The old adage about one person's trash being another's treasure is becoming increasingly true as a growing number of artists and merchants in the Boston area are using yesterday's goods to craft the latest fashions.
The practice is called 'upcycling.' And as consumer demand grows for green products, making and selling upcycled items is turning into a cottage industry of artists, designers and boutique stores.
That's good news for people like Anthony Ferrario, who started out with the hobby of making ties out of materials like old military garments. Now the Cambridge-based clothing designer makes customized hooded sweatshirts and jackets stitched out of old clothes he digs up in thrift stores for about $100 a pop.
"When I started out I didn't know anyone who did anything like that," he said. "Now it seems like there's a lot of people doing the same type of thing."
Katrina Majkut, an artist in Brookline, said she's sold "hundreds and hundreds" of the beer caps she turns into pin-on buttons and sells for between $1 and $5 apiece. "My friends thought it was a little weird at first," she said, but "people love them."
It's difficult to pin down how many upcycled pieces are selling. For one, the craft is often associated with handmade clothing and accessories. And at a number of craft marketplaces -- such as the upcoming Boston Handmade market in Somerville, scheduled for June 28 -- upcycled products are everywhere. Last year Somerville-based boutique store Magpie Industries LLC held a "Reduce, Reuse, Recycle ... Recraft" festival that featured recycled crafts by 25 vendors.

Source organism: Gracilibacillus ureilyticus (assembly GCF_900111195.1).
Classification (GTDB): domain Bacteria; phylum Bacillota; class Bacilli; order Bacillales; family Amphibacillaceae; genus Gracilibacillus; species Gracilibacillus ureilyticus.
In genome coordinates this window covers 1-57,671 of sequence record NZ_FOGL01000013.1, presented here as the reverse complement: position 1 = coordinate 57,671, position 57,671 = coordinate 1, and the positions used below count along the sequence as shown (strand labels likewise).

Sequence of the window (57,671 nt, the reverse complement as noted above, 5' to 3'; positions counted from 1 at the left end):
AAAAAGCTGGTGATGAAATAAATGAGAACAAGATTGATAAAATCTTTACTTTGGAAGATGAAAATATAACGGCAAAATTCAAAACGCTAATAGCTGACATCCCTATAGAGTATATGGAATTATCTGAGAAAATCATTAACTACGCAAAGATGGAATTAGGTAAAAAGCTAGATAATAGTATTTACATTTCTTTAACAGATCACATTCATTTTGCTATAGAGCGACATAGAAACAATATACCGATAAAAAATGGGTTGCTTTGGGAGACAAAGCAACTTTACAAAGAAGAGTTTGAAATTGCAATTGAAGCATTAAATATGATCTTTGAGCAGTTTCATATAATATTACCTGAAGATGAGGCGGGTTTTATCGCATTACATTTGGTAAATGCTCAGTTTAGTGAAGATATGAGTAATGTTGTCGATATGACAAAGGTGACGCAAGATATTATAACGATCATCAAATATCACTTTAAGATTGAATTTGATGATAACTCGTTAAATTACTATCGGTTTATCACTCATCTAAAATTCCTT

But there are clear signs upcycling is taking off. Etsy.com, an online selling site for handmade products, including upcycled items, has grown exponentially since its founding in 2005. That year, about $166,000 worth of sales was made through the site, which is based in New York City. So far this year about $29.5 million in sales have been made over the site. And about 12,700 items for sale on Esty.com earlier this week were labeled upcycled products, said Adam Brown, a marketing staff member for Etsy.
At shops that specialize in handmade or green goods, upcycled items are popular sellers. Cardholders made out of old computer parts and can openers fashioned from bike chains do well at Magpie, said co-owner Dave Sakowski. Similarly, handbags made of bicycle tire inner tubes are hot items at Cambridge-based Greenward LLC, said Scott Walker, a co-owner of the shop.
Customers like the feeling of purchasing something that might otherwise have ended up in a landfill, he said. "Now that people have this awareness, I think they tend to look more at all aspects of their life in terms of an environmental impact," Walker added.
But there are extra costs. Often, upcycled goods sell at a premium compared with mass-manufactured counterparts. Ferrario, for example, sells his recycled sweatshirts for about $100 each. A similar article would cost about $35 at the Gap.
Customers are willing to pay that premium for something that is unique and environmentally friendly, sellers of upcycled items said. As the economy slumps, however, consumers might be less willing to shell out extra cash for greener goods.
"The economy the way it is, it's a little bit harder," said Lisa O'Neill, an artist in Roslindale who makes and sells jewelry from recycled accessories. Yet, she said her sales have been increasing.
"When people do have to buy something, they really appreciate something that is local and handmade," she added.